Friday, June 27, 2003
Dean Wins MoveOn.org Primary in Landslide http://www.deanforamerica.com
“On Monday, I stood in Burlington, Vermont and said that my campaign—our campaign—was built on ‘mouse pads, shoe leather, and hope.’ Today, we see just how far that combination can go: We have won the Moveon.org primary by a landslide.
“We want to thank everyone who helped make this victory possible. To the volunteers and Dean supporters across the country, thanks for all of your work. To the 139,360 who supported me, thanks for casting the first votes to take our country back. You have demonstrated that you really do have the power.
“This primary was participatory democracy at its finest. This week’s vote was not about money—other campaigns devoted far more resources to this primary than ours did—and it was not about special interest groups buying access to government. This primary, the first online primary of the modern age, was about individual Americans influencing the process directly. Hundreds of thousands of ordinary Americans researched this race, voted, and told their friends to vote.
“This is a milestone that will be remembered. It is moments like this that will help restore American democracy to the ideals upon which it was founded—ones that make the processes of government accessible to every American.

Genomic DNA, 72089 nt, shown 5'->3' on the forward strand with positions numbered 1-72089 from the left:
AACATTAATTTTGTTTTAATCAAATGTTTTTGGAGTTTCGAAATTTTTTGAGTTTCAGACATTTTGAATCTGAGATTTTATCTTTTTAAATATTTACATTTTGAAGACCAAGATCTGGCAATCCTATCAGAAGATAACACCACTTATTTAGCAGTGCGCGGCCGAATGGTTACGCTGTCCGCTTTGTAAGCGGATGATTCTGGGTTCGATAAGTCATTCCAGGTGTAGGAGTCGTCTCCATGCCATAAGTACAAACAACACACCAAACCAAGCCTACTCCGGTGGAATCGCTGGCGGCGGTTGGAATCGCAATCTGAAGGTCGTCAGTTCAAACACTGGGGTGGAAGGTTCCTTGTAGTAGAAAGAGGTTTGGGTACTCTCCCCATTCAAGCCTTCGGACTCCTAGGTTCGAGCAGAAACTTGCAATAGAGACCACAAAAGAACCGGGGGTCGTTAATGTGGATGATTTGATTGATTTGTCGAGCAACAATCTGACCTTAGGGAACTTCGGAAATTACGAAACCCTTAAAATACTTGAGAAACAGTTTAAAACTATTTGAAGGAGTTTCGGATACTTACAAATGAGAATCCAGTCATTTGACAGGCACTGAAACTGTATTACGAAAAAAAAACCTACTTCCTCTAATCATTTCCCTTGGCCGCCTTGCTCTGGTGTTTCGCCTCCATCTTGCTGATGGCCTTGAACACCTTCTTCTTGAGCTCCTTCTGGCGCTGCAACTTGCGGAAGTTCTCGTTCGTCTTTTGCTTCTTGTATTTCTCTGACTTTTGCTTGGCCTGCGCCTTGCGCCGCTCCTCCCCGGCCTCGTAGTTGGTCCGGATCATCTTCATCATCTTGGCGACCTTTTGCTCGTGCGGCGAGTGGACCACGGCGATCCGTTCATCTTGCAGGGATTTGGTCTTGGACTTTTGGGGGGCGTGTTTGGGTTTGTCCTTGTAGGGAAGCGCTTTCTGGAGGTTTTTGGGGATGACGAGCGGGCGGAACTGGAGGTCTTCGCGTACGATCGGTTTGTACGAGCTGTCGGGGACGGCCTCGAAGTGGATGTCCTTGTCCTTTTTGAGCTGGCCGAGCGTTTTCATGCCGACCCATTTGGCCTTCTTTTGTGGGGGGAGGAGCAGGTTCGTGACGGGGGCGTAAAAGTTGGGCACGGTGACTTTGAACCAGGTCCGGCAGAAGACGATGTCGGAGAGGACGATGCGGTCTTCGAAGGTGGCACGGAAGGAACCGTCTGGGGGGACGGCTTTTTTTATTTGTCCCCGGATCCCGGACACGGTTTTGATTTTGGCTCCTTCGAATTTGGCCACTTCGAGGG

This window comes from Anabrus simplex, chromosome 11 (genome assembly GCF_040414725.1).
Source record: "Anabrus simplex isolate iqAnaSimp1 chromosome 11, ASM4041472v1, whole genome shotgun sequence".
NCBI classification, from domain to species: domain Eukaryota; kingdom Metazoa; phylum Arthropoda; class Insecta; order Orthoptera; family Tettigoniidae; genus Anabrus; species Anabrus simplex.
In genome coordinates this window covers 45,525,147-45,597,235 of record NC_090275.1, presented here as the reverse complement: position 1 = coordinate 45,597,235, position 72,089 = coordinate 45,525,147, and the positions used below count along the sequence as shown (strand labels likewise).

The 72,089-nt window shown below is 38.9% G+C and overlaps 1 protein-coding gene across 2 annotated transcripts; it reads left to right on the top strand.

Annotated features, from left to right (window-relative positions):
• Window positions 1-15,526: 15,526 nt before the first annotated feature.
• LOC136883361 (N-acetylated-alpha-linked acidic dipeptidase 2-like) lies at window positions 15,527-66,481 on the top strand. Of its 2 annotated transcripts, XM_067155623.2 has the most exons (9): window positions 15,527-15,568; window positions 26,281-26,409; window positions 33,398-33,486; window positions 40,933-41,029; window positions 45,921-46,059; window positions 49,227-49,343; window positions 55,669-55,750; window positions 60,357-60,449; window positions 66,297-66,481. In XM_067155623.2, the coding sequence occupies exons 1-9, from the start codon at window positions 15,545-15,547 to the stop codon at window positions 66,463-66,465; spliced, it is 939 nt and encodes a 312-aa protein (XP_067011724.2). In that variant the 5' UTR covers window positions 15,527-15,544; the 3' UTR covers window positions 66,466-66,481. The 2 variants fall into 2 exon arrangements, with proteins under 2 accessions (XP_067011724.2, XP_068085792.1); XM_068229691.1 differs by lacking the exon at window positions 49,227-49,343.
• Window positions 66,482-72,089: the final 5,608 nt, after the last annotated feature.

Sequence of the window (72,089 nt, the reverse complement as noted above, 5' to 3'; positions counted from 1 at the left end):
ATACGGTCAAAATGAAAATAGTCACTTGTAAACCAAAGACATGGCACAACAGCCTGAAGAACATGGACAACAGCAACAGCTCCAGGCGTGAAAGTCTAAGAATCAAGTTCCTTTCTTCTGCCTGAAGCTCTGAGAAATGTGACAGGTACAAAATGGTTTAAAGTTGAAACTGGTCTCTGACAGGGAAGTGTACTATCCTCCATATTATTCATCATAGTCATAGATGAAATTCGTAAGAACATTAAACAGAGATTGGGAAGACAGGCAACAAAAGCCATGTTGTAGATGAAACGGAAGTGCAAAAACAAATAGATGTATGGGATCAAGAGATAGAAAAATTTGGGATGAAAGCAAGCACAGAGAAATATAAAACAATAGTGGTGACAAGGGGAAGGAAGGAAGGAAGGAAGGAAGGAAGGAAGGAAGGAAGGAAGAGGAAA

“We are excited to move on bolstered by the many thousands this process has brought to our campaign. We are taking the country back—one voter at a time.”
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Obama 2008 - I want my country back
Nation-Building was founded by Aziz Poonawalla in August 2002 under the name Dean Nation. Dean Nation was the very first weblog devoted to a presidential candidate, Howard Dean, and became the vanguard of the Dean netroot phenomenon, raising over $40,000 for the Dean campaign, pioneering the use of Meetup, and enjoying the attention of the campaign itself, with Joe Trippi a regular reader (and sometime commentor). Howard Dean himself even left a comment once. Dean Nation was a group weblog effort and counts among its alumni many of the progressive blogsphere's leading talent including Jerome Armstrong, Matthew Yglesias, and Ezra Klein. After the election in 2004, the blog refocused onto the theme of "purple politics", formally changing its name to Nation-Building in June 2006. The primary focus of the blog is on articulating purple-state policy at home and pragmatic liberal interventionism abroad.